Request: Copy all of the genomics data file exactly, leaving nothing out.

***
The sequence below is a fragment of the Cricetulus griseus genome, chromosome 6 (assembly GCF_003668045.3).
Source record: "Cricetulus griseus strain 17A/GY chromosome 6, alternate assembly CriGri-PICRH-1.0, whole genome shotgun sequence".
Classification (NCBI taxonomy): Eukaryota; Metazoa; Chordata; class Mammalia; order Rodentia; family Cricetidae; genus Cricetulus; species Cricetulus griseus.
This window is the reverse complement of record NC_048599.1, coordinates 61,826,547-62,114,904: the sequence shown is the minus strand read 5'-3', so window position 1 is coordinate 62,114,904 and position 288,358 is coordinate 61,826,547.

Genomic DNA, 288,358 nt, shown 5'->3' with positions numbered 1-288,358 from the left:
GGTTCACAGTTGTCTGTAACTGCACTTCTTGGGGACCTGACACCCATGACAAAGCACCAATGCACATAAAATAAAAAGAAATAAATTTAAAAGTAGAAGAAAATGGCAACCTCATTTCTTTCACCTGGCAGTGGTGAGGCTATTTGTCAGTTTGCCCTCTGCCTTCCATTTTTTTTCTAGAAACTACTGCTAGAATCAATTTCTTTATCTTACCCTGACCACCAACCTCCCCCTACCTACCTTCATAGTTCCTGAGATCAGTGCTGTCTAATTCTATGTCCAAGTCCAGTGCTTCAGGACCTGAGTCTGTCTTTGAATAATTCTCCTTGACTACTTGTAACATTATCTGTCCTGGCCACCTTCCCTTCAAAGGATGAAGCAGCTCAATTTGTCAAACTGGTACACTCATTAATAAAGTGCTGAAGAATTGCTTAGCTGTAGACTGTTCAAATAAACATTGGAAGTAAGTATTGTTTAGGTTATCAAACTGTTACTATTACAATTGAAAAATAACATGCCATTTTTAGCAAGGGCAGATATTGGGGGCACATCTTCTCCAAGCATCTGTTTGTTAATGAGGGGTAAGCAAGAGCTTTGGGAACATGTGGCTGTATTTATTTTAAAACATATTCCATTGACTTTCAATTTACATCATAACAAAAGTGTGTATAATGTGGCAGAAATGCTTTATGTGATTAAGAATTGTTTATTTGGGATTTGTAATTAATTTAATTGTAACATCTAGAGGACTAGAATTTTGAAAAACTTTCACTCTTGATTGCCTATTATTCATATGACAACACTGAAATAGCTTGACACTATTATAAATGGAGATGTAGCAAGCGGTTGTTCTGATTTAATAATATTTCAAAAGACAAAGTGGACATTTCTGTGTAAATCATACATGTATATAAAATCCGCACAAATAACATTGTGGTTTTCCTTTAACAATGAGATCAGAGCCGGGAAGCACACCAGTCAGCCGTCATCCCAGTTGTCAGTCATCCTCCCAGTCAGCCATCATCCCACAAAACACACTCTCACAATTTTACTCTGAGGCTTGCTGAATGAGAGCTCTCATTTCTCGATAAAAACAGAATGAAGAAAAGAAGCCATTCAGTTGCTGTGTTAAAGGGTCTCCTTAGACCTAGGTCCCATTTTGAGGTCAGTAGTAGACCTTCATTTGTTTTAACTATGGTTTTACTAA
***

The sequence below is a fragment of the Cricetulus griseus genome, chromosome 6 (assembly GCF_003668045.3).
Source record: "Cricetulus griseus strain 17A/GY chromosome 6, alternate assembly CriGri-PICRH-1.0, whole genome shotgun sequence".
Classification (NCBI taxonomy): Eukaryota; Metazoa; Chordata; class Mammalia; order Rodentia; family Cricetidae; genus Cricetulus; species Cricetulus griseus.
This window is the reverse complement of record NC_048599.1, coordinates 61,826,547-62,114,904: the sequence shown is the minus strand read 5'-3', so window position 1 is coordinate 62,114,904 and position 288,358 is coordinate 61,826,547.

Genomic DNA, 288,358 nt, shown 5'->3' with positions numbered 1-288,358 from the left:
GGTTCACAGTTGTCTGTAACTGCACTTCTTGGGGACCTGACACCCATGACAAAGCACCAATGCACATAAAATAAAAAGAAATAAATTTAAAAGTAGAAGAAAATGGCAACCTCATTTCTTTCACCTGGCAGTGGTGAGGCTATTTGTCAGTTTGCCCTCTGCCTTCCATTTTTTTTCTAGAAACTACTGCTAGAATCAATTTCTTTATCTTACCCTGACCACCAACCTCCCCCTACCTACCTTCATAGTTCCTGAGATCAGTGCTGTCTAATTCTATGTCCAAGTCCAGTGCTTCAGGACCTGAGTCTGTCTTTGAATAATTCTCCTTGACTACTTGTAACATTATCTGTCCTGGCCACCTTCCCTTCAAAGGATGAAGCAGCTCAATTTGTCAAACTGGTACACTCATTAATAAAGTGCTGAAGAATTGCTTAGCTGTAGACTGTTCAAATAAACATTGGAAGTAAGTATTGTTTAGGTTATCAAACTGTTACTATTACAATTGAAAAATAACATGCCATTTTTAGCAAGGGCAGATATTGGGGGCACATCTTCTCCAAGCATCTGTTTGTTAATGAGGGGTAAGCAAGAGCTTTGGGAACATGTGGCTGTATTTATTTTAAAACATATTCCATTGACTTTCAATTTACATCATAACAAAAGTGTGTATAATGTGGCAGAAATGCTTTATGTGATTAAGAATTGTTTATTTGGGATTTGTAATTAATTTAATTGTAACATCTAGAGGACTAGAATTTTGAAAAACTTTCACTCTTGATTGCCTATTATTCATATGACAACACTGAAATAGCTTGACACTATTATAAATGGAGATGTAGCAAGCGGTTGTTCTGATTTAATAATATTTCAAAAGACAAAGTGGACATTTCTGTGTAAATCATACATGTATATAAAATCCGCACAAATAACATTGTGGTTTTCCTTTAACAATGAGATCAGAGCCGGGAAGCACACCAGTCAGCCGTCATCCCAGTTGTCAGTCATCCTCCCAGTCAGCCATCATCCCACAAAACACACTCTCACAATTTTACTCTGAGGCTTGCTGAATGAGAGCTCTCATTTCTCGATAAAAACAGAATGAAGAAAAGAAGCCATTCAGTTGCTGTGTTAAAGGGTCTCCTTAGACCTAGGTCCCATTTTGAGGTCAGTAGTAGACCTTCATTTGTTTTAACTATGGTTTTACTAA